Some of the receivers I looked for were the NAD 3020, Pioneer SX-1980 and the SX-1250, Rotel RS-1603, Kenwood KR-9050, and even a couple of Concept, Sansui, McIntosh, and Yamaha's. Working units were hard to find and a lot of entries on Ebay were for parts or listed as "untested". There were a few pretty nice looking Pioneer's but they were a bit too far north of $1000. Then I started looking through the 2200 series by Marantz. There was a lot of good press for the 2200's and many articles say that it was a "cut above the rest", and among some of the reviews and forum discussion, it sounded like the 2285B specifically was highly acclaimed. Another important aspect of the 2285B in particular was it can easily handle speakers between 4 to 8 ohms, and my Paradigms are 6 ohm speakers. Some people did note that the Marantz 2200 series did have some really nasty harmonic distortion at the very limits when it started clipping, whereas some of the other top-of-the-line receivers of the same price range dealt with the distortion a lot more calmly, like on the low end or 2nd/3rd order harmonics. But the 2285B has 85 RMS watts per channel, and there's no way I was going to be listening to anything at close to full volume. I saw a lot of nice looking 2270's and 2275's and there were two really nice 2285B's from 1978 that were fully restored and tested with LED upgrades for the old fuse lamps. I made some offers and ended up going with the one sold by Investment Audio from Oregon, they really sounded like they knew what they were doing with old receivers and even noted that the LED's they replaced the incandescent fuse lamps with were not random LED's soldered into the unit but were actually inside fuse housings so no damage had to be made to the sockets.

I'll be honest, a lot of people talked up the 2200 line of Marantz receivers about how great they look, but the tiny pictures on Ebay didn't wow me by any means. However, when I took it out of the box after it arrived (and by the way, it is really heavy, like 2 maybe 3 times heavier than the Nakamichi), it looked like a work of art. It was real solid, everything looked like polished/brushed aluminum, distinctive script labels, the "dual" knobs for each of the tone knobs, and probably the most memorable of all, the horizontal thumb controlled radio tuning wheel, the "Gyro Touch Tuning".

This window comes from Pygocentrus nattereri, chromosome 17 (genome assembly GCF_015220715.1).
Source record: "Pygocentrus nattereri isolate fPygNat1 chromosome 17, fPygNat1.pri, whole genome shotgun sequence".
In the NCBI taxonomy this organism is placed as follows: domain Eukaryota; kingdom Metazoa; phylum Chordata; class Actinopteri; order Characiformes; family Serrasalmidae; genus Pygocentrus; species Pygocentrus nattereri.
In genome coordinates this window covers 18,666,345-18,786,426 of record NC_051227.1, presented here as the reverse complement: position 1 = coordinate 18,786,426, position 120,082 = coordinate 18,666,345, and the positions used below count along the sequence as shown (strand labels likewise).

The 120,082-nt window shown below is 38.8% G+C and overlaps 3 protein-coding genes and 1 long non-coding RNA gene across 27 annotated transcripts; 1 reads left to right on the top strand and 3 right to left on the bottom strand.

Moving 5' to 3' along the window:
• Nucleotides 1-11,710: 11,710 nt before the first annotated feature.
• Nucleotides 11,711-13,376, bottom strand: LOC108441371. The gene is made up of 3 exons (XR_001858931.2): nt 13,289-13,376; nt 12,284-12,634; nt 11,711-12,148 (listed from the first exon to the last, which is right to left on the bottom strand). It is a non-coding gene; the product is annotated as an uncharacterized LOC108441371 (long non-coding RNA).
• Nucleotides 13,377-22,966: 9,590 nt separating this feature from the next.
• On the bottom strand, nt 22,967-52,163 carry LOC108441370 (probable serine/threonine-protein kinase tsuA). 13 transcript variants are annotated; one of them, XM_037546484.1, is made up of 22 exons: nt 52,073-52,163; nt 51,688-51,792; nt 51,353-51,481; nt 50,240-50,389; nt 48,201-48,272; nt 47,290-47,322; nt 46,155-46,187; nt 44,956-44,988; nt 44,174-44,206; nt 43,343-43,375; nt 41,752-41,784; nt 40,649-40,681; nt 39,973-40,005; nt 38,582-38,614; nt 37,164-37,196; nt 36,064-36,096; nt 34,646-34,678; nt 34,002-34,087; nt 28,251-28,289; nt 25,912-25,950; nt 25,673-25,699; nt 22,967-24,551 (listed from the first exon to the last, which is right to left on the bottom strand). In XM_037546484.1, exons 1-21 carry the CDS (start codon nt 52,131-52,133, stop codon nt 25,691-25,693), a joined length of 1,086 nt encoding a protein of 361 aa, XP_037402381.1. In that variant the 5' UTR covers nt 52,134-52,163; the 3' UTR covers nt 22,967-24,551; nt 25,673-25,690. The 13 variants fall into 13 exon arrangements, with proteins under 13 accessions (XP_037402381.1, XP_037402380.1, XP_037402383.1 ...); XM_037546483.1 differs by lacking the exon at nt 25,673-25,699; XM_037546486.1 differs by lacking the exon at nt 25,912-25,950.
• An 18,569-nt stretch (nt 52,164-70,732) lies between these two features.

When I turned it on to give it a test whirl, the wonderful blue LED lighting glowed into life. It was glorious. Just like old receivers from the 70's and 80's, the tape inputs are its own separate loop (2 of them here) with an IN and OUT and in order to listen to the tape input, you have to select the monitor, which is a separate thing entirely from the input selector. Speaking of the input selector, you can also see that there is a 25 microsecond selection for the FM radio, which some people called Dolby FM, which used a pre-emphasis of the high frequencies before broadcast and then de-emphasizing them at the receiver. These days, that setting essentially makes the radio sound like crap because nobody broadcasts that way anymore. Another interesting thing is the signal meter for multipath. That goes together with the Multipath button next to the FM Muting. The idea is that when you tune FM/AM signals you want the direct signal vs ones that bounce around on buildings and things, i.e. the multipath signals. So when you tune to a station and pick it up, to fine tune even more, you press the Multipath button (which doesn't stay depressed) and check the signal meter to try to tune to the direct signal.